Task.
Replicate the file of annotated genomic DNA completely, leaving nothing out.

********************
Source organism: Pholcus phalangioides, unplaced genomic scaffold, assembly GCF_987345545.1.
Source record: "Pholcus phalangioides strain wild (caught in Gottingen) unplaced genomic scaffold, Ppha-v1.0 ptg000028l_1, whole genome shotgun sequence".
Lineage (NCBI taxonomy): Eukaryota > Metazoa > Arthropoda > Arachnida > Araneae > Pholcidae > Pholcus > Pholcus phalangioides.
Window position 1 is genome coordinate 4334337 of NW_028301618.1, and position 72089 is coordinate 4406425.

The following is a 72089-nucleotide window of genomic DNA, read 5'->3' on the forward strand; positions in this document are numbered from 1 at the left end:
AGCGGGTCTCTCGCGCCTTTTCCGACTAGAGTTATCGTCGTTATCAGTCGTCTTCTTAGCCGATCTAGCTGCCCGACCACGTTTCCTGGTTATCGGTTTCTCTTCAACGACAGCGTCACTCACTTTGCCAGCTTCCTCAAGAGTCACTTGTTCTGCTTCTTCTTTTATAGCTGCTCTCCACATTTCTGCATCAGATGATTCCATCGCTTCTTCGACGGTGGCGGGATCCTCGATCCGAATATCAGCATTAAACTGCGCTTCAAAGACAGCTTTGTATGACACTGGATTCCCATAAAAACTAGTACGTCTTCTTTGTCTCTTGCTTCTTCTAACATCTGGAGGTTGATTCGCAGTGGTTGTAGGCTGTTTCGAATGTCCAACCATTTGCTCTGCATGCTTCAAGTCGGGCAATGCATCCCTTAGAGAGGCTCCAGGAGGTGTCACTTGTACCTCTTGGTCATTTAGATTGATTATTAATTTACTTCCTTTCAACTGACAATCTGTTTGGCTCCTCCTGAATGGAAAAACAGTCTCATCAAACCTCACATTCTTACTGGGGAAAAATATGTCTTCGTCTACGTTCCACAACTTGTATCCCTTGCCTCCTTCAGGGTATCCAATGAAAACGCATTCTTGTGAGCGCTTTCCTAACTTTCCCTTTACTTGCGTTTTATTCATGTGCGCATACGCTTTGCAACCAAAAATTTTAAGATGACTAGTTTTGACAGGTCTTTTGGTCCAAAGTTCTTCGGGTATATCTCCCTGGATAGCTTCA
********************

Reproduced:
Source organism: Pholcus phalangioides, unplaced genomic scaffold, assembly GCF_987345545.1.
Source record: "Pholcus phalangioides strain wild (caught in Gottingen) unplaced genomic scaffold, Ppha-v1.0 ptg000028l_1, whole genome shotgun sequence".
Lineage (NCBI taxonomy): Eukaryota > Metazoa > Arthropoda > Arachnida > Araneae > Pholcidae > Pholcus > Pholcus phalangioides.
Window position 1 is genome coordinate 4334337 of NW_028301618.1, and position 72089 is coordinate 4406425.

The following is a 72089-nucleotide window of genomic DNA, read 5'->3' on the forward strand; positions in this document are numbered from 1 at the left end:
AGCGGGTCTCTCGCGCCTTTTCCGACTAGAGTTATCGTCGTTATCAGTCGTCTTCTTAGCCGATCTAGCTGCCCGACCACGTTTCCTGGTTATCGGTTTCTCTTCAACGACAGCGTCACTCACTTTGCCAGCTTCCTCAAGAGTCACTTGTTCTGCTTCTTCTTTTATAGCTGCTCTCCACATTTCTGCATCAGATGATTCCATCGCTTCTTCGACGGTGGCGGGATCCTCGATCCGAATATCAGCATTAAACTGCGCTTCAAAGACAGCTTTGTATGACACTGGATTCCCATAAAAACTAGTACGTCTTCTTTGTCTCTTGCTTCTTCTAACATCTGGAGGTTGATTCGCAGTGGTTGTAGGCTGTTTCGAATGTCCAACCATTTGCTCTGCATGCTTCAAGTCGGGCAATGCATCCCTTAGAGAGGCTCCAGGAGGTGTCACTTGTACCTCTTGGTCATTTAGATTGATTATTAATTTACTTCCTTTCAACTGACAATCTGTTTGGCTCCTCCTGAATGGAAAAACAGTCTCATCAAACCTCACATTCTTACTGGGGAAAAATATGTCTTCGTCTACGTTCCACAACTTGTATCCCTTGCCTCCTTCAGGGTATCCAATGAAAACGCATTCTTGTGAGCGCTTTCCTAACTTTCCCTTTACTTGCGTTTTATTCATGTGCGCATACGCTTTGCAACCAAAAATTTTAAGATGACTAGTTTTGACAGGTCTTTTGGTCCAAAGTTCTTCGGGTATATCTCCCTGGATAGCTTCA